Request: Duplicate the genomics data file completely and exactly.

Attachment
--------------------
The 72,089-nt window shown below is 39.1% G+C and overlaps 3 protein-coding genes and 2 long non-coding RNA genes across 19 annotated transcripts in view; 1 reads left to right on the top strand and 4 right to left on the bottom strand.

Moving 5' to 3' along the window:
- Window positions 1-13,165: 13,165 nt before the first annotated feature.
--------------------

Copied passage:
The 72,089-nt window shown below is 39.1% G+C and overlaps 3 protein-coding genes and 2 long non-coding RNA genes across 19 annotated transcripts in view; 1 reads left to right on the top strand and 4 right to left on the bottom strand.

Moving 5' to 3' along the window:
- Window positions 1-13,165: 13,165 nt before the first annotated feature.